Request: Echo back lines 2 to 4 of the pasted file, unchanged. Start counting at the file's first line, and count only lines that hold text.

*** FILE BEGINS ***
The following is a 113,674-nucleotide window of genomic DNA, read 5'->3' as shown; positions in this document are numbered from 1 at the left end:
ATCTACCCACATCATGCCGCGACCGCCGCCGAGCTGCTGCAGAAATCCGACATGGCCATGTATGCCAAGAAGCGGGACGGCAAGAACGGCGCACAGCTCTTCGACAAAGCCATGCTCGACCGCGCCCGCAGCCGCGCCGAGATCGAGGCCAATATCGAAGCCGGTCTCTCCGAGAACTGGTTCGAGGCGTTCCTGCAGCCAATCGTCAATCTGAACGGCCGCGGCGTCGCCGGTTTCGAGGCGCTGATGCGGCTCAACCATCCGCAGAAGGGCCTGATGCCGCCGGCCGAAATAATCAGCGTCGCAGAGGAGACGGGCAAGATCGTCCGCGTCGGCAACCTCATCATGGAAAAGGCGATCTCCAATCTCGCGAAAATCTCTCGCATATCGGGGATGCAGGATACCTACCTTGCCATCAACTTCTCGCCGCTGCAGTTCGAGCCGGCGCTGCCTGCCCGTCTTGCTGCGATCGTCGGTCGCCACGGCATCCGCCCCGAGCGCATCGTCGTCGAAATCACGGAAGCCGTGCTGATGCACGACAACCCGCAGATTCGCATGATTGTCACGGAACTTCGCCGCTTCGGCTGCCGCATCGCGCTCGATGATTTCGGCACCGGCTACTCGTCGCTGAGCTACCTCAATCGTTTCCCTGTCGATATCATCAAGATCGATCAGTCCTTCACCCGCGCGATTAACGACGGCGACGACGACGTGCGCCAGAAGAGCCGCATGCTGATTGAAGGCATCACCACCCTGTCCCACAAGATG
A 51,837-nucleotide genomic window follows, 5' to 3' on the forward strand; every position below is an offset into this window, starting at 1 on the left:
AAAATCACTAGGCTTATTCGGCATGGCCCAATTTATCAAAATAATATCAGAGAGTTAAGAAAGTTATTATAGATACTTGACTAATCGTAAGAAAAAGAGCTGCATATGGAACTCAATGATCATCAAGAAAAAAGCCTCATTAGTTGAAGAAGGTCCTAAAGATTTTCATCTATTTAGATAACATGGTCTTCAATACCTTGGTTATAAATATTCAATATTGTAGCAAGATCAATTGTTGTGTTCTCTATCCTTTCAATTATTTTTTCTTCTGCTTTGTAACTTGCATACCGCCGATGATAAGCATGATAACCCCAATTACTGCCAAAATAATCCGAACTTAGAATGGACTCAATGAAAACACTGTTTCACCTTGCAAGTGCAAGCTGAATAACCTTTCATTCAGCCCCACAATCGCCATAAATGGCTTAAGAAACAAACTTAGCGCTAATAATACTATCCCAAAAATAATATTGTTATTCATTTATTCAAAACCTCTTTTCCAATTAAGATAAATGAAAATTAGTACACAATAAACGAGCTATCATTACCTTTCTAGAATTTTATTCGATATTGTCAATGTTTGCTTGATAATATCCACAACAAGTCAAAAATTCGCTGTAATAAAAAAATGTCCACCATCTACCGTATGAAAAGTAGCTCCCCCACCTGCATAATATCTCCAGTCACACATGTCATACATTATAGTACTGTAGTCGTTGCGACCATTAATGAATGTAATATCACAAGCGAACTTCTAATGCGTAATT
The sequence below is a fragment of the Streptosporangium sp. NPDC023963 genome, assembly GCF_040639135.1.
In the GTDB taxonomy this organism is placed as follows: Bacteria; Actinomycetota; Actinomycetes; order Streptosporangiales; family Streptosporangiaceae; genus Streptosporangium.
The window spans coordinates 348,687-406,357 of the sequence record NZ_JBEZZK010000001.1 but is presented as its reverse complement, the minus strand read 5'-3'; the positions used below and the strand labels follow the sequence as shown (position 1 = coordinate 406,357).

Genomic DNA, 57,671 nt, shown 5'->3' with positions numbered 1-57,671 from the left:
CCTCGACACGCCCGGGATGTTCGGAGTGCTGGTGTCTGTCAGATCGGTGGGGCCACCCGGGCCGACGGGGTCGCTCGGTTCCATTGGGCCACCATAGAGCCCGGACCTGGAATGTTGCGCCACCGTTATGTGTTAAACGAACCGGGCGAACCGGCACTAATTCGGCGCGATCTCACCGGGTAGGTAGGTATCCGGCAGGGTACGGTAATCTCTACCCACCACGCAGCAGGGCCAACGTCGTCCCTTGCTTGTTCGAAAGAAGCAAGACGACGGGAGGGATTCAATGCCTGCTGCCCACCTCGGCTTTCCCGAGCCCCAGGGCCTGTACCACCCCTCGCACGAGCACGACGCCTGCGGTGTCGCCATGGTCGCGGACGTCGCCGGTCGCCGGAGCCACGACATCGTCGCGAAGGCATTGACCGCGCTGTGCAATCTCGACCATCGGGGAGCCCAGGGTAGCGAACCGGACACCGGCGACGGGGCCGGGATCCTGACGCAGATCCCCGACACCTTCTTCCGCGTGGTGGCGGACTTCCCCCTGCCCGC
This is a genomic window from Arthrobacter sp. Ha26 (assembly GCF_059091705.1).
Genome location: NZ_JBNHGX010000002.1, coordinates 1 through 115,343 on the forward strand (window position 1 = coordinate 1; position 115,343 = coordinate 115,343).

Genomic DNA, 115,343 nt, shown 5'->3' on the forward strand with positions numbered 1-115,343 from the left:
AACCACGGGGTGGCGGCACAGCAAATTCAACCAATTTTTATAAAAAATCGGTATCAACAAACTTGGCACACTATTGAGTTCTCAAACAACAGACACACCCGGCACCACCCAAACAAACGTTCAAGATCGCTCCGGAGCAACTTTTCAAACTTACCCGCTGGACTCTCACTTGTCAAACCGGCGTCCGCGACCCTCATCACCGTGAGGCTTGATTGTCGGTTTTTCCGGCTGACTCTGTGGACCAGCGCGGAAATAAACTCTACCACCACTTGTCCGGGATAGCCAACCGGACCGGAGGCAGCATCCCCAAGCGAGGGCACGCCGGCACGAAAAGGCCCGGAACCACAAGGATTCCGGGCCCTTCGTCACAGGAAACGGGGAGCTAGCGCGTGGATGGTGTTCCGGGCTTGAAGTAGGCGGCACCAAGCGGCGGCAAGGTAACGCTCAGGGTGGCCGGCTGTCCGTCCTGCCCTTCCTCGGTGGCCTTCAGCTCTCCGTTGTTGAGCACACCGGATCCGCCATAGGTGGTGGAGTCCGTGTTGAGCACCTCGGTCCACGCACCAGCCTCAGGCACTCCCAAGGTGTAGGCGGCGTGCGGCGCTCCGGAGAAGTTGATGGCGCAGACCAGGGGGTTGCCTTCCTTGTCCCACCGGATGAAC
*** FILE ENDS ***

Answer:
ATCTACCCACATCATGCCGCGACCGCCGCCGAGCTGCTGCAGAAATCCGACATGGCCATGTATGCCAAGAAGCGGGACGGCAAGAACGGCGCACAGCTCTTCGACAAAGCCATGCTCGACCGCGCCCGCAGCCGCGCCGAGATCGAGGCCAATATCGAAGCCGGTCTCTCCGAGAACTGGTTCGAGGCGTTCCTGCAGCCAATCGTCAATCTGAACGGCCGCGGCGTCGCCGGTTTCGAGGCGCTGATGCGGCTCAACCATCCGCAGAAGGGCCTGATGCCGCCGGCCGAAATAATCAGCGTCGCAGAGGAGACGGGCAAGATCGTCCGCGTCGGCAACCTCATCATGGAAAAGGCGATCTCCAATCTCGCGAAAATCTCTCGCATATCGGGGATGCAGGATACCTACCTTGCCATCAACTTCTCGCCGCTGCAGTTCGAGCCGGCGCTGCCTGCCCGTCTTGCTGCGATCGTCGGTCGCCACGGCATCCGCCCCGAGCGCATCGTCGTCGAAATCACGGAAGCCGTGCTGATGCACGACAACCCGCAGATTCGCATGATTGTCACGGAACTTCGCCGCTTCGGCTGCCGCATCGCGCTCGATGATTTCGGCACCGGCTACTCGTCGCTGAGCTACCTCAATCGTTTCCCTGTCGATATCATCAAGATCGATCAGTCCTTCACCCGCGCGATTAACGACGGCGACGACGACGTGCGCCAGAAGAGCCGCATGCTGATTGAAGGCATCACCACCCTGTCCCACAAGATG
A 51,837-nucleotide genomic window follows, 5' to 3' on the forward strand; every position below is an offset into this window, starting at 1 on the left:
AAAATCACTAGGCTTATTCGGCATGGCCCAATTTATCAAAATAATATCAGAGAGTTAAGAAAGTTATTATAGATACTTGACTAATCGTAAGAAAAAGAGCTGCATATGGAACTCAATGATCATCAAGAAAAAAGCCTCATTAGTTGAAGAAGGTCCTAAAGATTTTCATCTATTTAGATAACATGGTCTTCAATACCTTGGTTATAAATATTCAATATTGTAGCAAGATCAATTGTTGTGTTCTCTATCCTTTCAATTATTTTTTCTTCTGCTTTGTAACTTGCATACCGCCGATGATAAGCATGATAACCCCAATTACTGCCAAAATAATCCGAACTTAGAATGGACTCAATGAAAACACTGTTTCACCTTGCAAGTGCAAGCTGAATAACCTTTCATTCAGCCCCACAATCGCCATAAATGGCTTAAGAAACAAACTTAGCGCTAATAATACTATCCCAAAAATAATATTGTTATTCATTTATTCAAAACCTCTTTTCCAATTAAGATAAATGAAAATTAGTACACAATAAACGAGCTATCATTACCTTTCTAGAATTTTATTCGATATTGTCAATGTTTGCTTGATAATATCCACAACAAGTCAAAAATTCGCTGTAATAAAAAAATGTCCACCATCTACCGTATGAAAAGTAGCTCCCCCACCTGCATAATATCTCCAGTCACACATGTCATACATTATAGTACTGTAGTCGTTGCGACCATTAATGAATGTAATATCACAAGCGAACTTCTAATGCGTAATT